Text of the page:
Award-winning London-based architectural practice Carmody Groarke has just completed the practice’s very first ground-up standalone residential scheme – a single-family house on the northern edge of Highgate Wood. Aiming to create something modern that would at the same time celebrate the nearby woods, the architects worked on this landmark project primarily based on the site’s context, views and orientation.
‘In a suburb of typical Edwardian detached houses, a new home of different character was always going to be treated with suspicion,’ say the architects. ‘The form of the house was carefully composed to respond to the proportions of other houses on the street, and brick was chosen as the dominant material to give it coherence and a feeling of longevity within its neighbourhood.’
The new detached building maintains a strong relationship with its context through generous openings, both towards the rear garden and the nearby trees, as well as the sleepy residential street at the front. Formed as a sculptural series of stacked rectangular boxes, which delicately twist and turn, adjusting their direction towards the optimum vistas, the structure is a happy balance between boldness and restraint.
Carefully set back from the street, the elegant brick volumes create coherence and continuity between the project and its urban surroundings. By complementing its modern form with a finely tuned material palette of exposed, dark, bespoke and handmade Petersen bricks, rich brown smoked oak and off-white travertine floor, the architects ensured a powerful, yet discreet result.
A traditional internal division – fluid, open-plan public spaces on the ground floor and a more conventional layout of four bedrooms and other private areas upstairs – is broken by the house’s centrepiece: a striking triple-height grand hall at the floorplan’s heart. This gesture cunningly separates the house into two wings and turns the visitor’s attention instantly to the outdoors, through a floor-to-ceiling window towards the rear of the site. On the first floor, this hall is lined with an internal balcony that hosts a library and links the building’s two flanking sides. There is a distinct lack of corridors throughout, with circulation served instead by generous halls and in-between areas that promote a sense of comfort and space.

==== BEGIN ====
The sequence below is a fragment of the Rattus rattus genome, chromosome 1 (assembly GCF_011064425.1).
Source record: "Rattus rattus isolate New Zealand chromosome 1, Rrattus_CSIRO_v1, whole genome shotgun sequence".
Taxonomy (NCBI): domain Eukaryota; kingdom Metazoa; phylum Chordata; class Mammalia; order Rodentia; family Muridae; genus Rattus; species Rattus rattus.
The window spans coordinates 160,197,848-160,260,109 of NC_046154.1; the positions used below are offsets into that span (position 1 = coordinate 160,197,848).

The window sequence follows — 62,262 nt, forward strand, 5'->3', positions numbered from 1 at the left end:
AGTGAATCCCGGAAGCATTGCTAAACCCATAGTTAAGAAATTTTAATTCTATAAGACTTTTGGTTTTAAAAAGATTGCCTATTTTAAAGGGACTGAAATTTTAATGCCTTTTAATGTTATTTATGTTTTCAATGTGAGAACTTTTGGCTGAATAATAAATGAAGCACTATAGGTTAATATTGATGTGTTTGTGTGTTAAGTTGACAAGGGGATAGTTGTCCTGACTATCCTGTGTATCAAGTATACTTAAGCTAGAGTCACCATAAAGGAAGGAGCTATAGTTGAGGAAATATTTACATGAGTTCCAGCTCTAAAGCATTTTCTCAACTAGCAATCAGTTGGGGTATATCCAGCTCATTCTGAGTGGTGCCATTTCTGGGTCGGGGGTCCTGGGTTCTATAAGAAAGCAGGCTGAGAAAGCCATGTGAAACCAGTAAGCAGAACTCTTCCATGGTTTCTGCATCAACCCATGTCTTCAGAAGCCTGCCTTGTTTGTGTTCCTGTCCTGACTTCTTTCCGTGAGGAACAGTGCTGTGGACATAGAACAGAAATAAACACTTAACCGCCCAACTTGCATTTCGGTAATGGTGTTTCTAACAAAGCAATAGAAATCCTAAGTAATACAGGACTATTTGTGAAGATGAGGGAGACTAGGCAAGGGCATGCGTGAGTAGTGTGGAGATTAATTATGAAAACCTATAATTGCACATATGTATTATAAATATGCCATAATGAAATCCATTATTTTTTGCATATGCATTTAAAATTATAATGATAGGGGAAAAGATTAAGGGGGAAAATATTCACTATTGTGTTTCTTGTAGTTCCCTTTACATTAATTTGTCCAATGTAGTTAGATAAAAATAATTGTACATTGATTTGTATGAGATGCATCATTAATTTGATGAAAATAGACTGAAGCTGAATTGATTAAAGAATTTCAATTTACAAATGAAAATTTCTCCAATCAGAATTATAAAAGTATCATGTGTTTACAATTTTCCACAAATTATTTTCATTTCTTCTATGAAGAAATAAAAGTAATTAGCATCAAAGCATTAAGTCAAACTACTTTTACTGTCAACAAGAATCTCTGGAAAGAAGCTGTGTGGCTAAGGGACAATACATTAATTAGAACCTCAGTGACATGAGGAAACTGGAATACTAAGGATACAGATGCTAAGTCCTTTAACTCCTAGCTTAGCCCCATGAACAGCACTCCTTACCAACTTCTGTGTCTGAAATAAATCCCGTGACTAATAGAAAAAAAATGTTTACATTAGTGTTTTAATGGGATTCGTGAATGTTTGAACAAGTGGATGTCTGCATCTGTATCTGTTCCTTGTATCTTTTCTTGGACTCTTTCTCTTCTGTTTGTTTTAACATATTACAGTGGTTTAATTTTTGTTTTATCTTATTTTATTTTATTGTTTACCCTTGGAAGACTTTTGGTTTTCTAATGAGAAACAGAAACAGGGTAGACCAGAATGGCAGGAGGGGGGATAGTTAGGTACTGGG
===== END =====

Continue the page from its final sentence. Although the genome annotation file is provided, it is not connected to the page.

A dark lap pool is placed on one end of the ground level, faced with large glazed sliding doors. These allow for uninterrupted views of the carefully manicured garden and the woods beyond, leaving this north London home wanting for nothing, even compared to the most idyllic countryside location.
More visuals and the photoshoot at Highgate Wood House can be found in the September 2016 issue of Wallpaper* (W*210)